Gah! Finally done with the write up for Colt Apollo 4. Normally writing anything this involved and grindingly slow is a chore, so you can only imagine how the game went. Or at least how the game went for me. Players seemed to enjoy themselves by all accounts and the dilemma in dealing with the Indian warrior really served as a good moral drama – as well as grounding the characters’ beliefs – that the players sunk their teeth into. But it was still an awkward and unwieldy game for me and it’s time to talk about one of my big dislikes about the medium: Distance.
I’ve run games and played in games where characters would walk 500 miles and then walk they’d walk 500 more* and I have nothing but sympathy for the GM if he/she finds themselves narrating the overland version of The Odessey. When it’s me running the game, this is where the wheels come off the wagon. I do not like any journey in a game that’s going to take more than an hour. Here’s why:
ME: So your characters set off across the desert on a grueling three day trek toward the Forgotten City of Opak Re. **
ME: …And welcome to sunny Opak Re!
Three days of harsh desert conditions, tests of endurance, commitment and courage, all rendered down to a five second description.
This does not make for good storytelling.
Greatest gift to a GM in any system is the good old Random Encounter Table. For those unaware, it’s a series of tables where the GM rolls some dice that correllates to a particular event that occurs on the journey. This could be an ambush by bandits, a merchant caravan, somebody stranded or lost, etc. I’m pretty confident the designers of this table read Tolkien and said “You know, we’ve got elves, dwarves and humans but if there’s one thing that we’re going to take from this; it’s that walking is REALLY boring!” There’s a reason why random tables work and here’s the mechanics:
In comics, sense of slowing time is achieved by how many panels are on a page. In a movie or television show, its a montage of scenes. In a book, its the conversations between characters that chew up the time. The simple rule is: The denser the information you have going on between the end of your last arc and the beginning of the next one, the more amount of time appears to pass.
There’s probably a physics formula that can explain it better…
Back in Mackay, I ran a fantasy based game called Exalted. The story of this I won’t dwell on but I think there was enough travelling across various countries and continents to make Fellowship of the Ring seem a briskwalk down the block to the shops. There were two game mechanics that meant I wouldn’t have to be thinking about how I was going to describe months if not years of events that would take place while players were covering miles and what was ideal about them was that they traded distance for danger. Sure you could travel that far, but you run the risk of being killed and eaten in the process. Even if they weren’t killed and eaten, you’ve got some amount of information or an entertaining scene that chews up time and conveys the illusion to the player of how long a trek they’ve had.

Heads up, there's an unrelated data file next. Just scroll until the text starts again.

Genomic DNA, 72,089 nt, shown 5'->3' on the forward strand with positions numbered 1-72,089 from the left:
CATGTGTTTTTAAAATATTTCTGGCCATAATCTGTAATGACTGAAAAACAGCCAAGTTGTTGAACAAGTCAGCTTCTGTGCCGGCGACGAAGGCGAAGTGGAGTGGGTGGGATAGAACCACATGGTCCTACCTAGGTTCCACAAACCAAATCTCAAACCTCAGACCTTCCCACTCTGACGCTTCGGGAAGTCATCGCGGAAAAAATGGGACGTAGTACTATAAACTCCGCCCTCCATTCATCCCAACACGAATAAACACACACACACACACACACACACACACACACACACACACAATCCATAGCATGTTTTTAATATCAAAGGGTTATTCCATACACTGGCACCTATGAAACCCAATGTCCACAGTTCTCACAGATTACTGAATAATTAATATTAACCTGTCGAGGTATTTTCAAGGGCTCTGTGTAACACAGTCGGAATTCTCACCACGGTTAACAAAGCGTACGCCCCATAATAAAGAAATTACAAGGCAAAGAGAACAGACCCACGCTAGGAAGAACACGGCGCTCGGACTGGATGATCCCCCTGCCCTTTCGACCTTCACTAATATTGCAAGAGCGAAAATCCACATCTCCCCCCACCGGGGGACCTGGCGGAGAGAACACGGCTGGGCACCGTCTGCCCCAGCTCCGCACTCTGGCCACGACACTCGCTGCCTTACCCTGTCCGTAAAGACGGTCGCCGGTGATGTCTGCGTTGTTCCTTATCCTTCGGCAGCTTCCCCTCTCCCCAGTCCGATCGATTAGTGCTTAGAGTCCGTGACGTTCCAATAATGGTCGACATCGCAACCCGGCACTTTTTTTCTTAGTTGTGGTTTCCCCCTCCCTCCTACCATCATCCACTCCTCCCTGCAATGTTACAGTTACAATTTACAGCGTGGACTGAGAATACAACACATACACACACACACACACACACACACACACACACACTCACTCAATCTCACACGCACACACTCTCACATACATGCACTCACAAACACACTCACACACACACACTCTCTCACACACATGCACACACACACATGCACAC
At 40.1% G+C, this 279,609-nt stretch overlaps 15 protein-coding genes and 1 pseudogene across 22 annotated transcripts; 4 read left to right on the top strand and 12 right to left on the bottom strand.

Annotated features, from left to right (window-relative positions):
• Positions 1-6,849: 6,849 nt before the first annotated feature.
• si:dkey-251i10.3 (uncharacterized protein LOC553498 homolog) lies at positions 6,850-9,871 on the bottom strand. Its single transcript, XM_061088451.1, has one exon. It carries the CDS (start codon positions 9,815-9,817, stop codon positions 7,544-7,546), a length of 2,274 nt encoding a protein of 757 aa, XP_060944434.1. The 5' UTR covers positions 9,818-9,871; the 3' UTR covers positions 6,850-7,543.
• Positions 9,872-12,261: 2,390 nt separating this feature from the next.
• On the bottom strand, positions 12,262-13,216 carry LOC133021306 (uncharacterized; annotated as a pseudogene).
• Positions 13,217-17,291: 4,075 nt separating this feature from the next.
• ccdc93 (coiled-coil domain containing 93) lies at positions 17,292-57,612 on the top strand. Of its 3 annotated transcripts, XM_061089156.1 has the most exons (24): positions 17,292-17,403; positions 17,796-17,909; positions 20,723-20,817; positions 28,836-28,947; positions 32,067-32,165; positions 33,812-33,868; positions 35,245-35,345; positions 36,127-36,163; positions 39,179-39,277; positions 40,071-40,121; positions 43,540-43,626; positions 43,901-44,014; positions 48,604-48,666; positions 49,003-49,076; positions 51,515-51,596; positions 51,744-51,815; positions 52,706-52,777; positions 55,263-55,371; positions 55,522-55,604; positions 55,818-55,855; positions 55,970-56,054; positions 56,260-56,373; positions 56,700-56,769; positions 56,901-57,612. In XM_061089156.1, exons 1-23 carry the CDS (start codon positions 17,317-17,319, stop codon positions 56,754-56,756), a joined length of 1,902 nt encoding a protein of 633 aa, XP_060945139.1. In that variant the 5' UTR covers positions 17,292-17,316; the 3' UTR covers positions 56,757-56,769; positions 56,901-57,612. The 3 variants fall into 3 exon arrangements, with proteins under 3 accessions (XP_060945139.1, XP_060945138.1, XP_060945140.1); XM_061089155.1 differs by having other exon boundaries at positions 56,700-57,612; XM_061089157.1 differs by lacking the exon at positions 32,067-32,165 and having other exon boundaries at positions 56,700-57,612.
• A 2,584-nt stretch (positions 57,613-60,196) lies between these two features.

Then one of my players got their hands on a spell that meant they would be perfectly safe from any kind of harm until they reached a destination.
This caused me no end of hair-pulling frustration and lead to an approximate of the example written above for many lengthy travels. Now ‘danger’ is strictly interprative and possibly I could have devised other means of distracting the players inbetween destinations but all the characters were evil or, at the very least, self-serving and so there isn’t a heck of a lot that’s going to draw them off the beaten path unless it’s to their gain. Which is problematic enough but it also means that you’re having to come up with scenes that take TOO MUCH time.
Make no mistake, it’s about distracting your players. But it can really only be a distraction. If the next thread of your story arc is taking place many miles away and you’ve lost one to two games to the minor encounter that the players have decided to take very seriously, to the exclusion of the encounter that you WANT them to take seriously, then you’re either trying to improvise an encounter worthy of their expectations or you’re going to leave your players disappointed that the old man whose horse had thrown a shoe wasn’t actually a god in disguise who was testing the players as being worthy for some grand mission that exists only in their heads.
And it’s not just about hiking overland either. Time becomes and even more important factor when you’ve got players doing things like building, investigating, experimenting or tracking. To bring this back to a more current example, last adventure of the Colt Apollo had Kane tracking Indians over the desert for three hours. Additionally this had Wilhem investigating a murder scene and all of the players warily searching underground for either a stash of iron ore, or a murderous Indian warrior. In each of these scenes I was trying to convey either a build-up of suspense, or the amount of effort involved in their actions. I don’t feel that I was sucessful in either endeavour.
NEXT ENTRY: Some strategies, either developed in hindsight, or some generic ideas to get around this problem.
*You hate it now but give it time. You’ll come to love it again.
**Stolen from Planetary by Warren Ellis and John Cassady. Cause I can’t come up with imaginary stuff today…